The Supreme Court’s ruling supporting Michigan’s ban on using race as a basis for admission to its public universities is staggeringly blind to the blatant and subtle ways that assumed and embedded ideas about race impacts the day-to-day lives of African Americans, especially black men, in the US. New Yorkers don’t have far to see this. Randomly visit the restaurants on the Upper East Side. Occasionally you will see a willowy black female working to greet people, but almost never do you see a black male working in these places. Visit a friend who works at one of the young hip tech firms with the open plan offices, and you will see what a financial services Human Resource person I know calls “the new diversity.” However, it includes almost no black American. Or if you happen to visit someone who works in a money management or investment banking firm, you may see at best one or two African Americans.
My friends and I ask ourselves: How is this still possible in this day and age? How is it that we see this but the people in the corporations do not? Why does the Supreme Court think that racial issues that impact these hiring decisions won’t affect decision made in college admission offices? What are we missing in other group’s perception of us that results in these non-diverse environments? Have President Obama’s election and its post-racial interpretation simply given people the comfortable belief they “don’t see color” anymore?
The truth is that most Americans do see color and are more color conscious than they want to admit. The reasons really haven’t changed much during my lifetime. They include the persistent segregation of housing patterns in US cities and suburbs that inhibits regular, day-to-day interaction other than during commutes; the conservative (even atavistic) tendencies of many of the gatekeepers to opportunities; a strange tendency to believe that the few black people they do know “are not like the others;” anda free-floating quiet anxiety, maybe even fear. All of these factors accumulate, simmer, and manifest in small, unconscious ways—increasingly called microaggressions by college students and others. They are evensubtlety recognized, adapted and accepted by some new immigrants as a normal part oflife in America. The result for African Americansis a repeating, ever-morphing struggle for opportunities in life, education, and career.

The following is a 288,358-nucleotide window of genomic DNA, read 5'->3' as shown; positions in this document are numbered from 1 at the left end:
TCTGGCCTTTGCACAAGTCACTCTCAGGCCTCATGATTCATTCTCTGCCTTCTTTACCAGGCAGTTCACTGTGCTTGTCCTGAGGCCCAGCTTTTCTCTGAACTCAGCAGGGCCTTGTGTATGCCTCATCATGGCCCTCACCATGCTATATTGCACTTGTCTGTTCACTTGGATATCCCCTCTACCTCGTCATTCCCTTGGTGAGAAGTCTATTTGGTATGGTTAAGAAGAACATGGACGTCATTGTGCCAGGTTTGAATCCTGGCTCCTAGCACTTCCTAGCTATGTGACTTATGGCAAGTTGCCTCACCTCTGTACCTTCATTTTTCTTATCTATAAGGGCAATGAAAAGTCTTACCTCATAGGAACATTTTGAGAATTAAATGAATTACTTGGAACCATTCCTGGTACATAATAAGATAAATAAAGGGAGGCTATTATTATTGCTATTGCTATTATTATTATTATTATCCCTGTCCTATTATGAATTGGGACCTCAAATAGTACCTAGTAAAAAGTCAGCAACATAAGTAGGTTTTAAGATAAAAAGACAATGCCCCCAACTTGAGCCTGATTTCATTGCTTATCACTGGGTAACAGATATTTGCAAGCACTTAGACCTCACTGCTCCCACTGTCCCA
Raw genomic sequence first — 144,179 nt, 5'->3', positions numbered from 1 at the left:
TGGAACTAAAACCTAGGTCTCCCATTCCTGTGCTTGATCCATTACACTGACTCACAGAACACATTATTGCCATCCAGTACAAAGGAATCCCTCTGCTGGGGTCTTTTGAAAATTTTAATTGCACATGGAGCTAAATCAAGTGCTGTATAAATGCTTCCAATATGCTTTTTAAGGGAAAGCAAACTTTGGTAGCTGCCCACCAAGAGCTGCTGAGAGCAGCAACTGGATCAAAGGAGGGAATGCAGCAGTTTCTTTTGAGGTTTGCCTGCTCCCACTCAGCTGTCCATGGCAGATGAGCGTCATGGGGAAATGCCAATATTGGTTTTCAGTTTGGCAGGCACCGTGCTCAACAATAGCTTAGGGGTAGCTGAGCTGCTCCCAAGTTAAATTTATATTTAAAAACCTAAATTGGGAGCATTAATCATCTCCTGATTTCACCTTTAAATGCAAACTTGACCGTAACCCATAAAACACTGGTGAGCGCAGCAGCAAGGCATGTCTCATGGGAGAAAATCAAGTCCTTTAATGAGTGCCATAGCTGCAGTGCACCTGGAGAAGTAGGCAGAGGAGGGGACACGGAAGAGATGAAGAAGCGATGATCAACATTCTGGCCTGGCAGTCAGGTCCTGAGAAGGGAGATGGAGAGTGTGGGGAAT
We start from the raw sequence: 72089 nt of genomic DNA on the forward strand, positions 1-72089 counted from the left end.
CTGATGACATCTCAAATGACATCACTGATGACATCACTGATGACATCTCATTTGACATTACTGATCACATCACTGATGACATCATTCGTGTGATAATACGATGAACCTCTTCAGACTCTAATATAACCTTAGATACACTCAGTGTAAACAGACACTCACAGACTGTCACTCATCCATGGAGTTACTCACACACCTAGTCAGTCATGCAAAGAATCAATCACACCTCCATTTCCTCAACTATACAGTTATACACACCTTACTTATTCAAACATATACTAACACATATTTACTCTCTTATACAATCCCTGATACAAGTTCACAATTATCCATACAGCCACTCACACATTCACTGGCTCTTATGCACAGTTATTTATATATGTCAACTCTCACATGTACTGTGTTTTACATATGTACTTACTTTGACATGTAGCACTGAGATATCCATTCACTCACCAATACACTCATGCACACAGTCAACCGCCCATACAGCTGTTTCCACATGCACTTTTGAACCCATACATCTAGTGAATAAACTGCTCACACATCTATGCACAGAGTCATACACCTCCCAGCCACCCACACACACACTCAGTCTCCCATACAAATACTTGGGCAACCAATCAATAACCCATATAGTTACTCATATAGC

When African American do get into decision-making or management positions, especially within a corporation or other such organization, we can’t help but be aware that there are more complexities involved in the way that others are perceiving us. This complicates a strategy that I see employed by other ethnic groups in these setting: helping their friends and colleagues to get jobs in the same organization. Instead some of us become reluctant to hire other African Americans knowing that they are likely to be accused of favoritism, a lack of objectivity. Does this happen with other ethnic groups, my friends and I wonder, who hire associates similar to themselves?How do the members of the Supreme Court go about hiring their associates? Is there anyplace in America that’s a pure meritocracy where race, ethnicity, and skin color do not factor into decisions for a company’s culture? When I hear a recruiter and manager today say he or she is looking for people with “the right DNA” for their organization’s culture, I wonder if they hear what I hear or see what I see.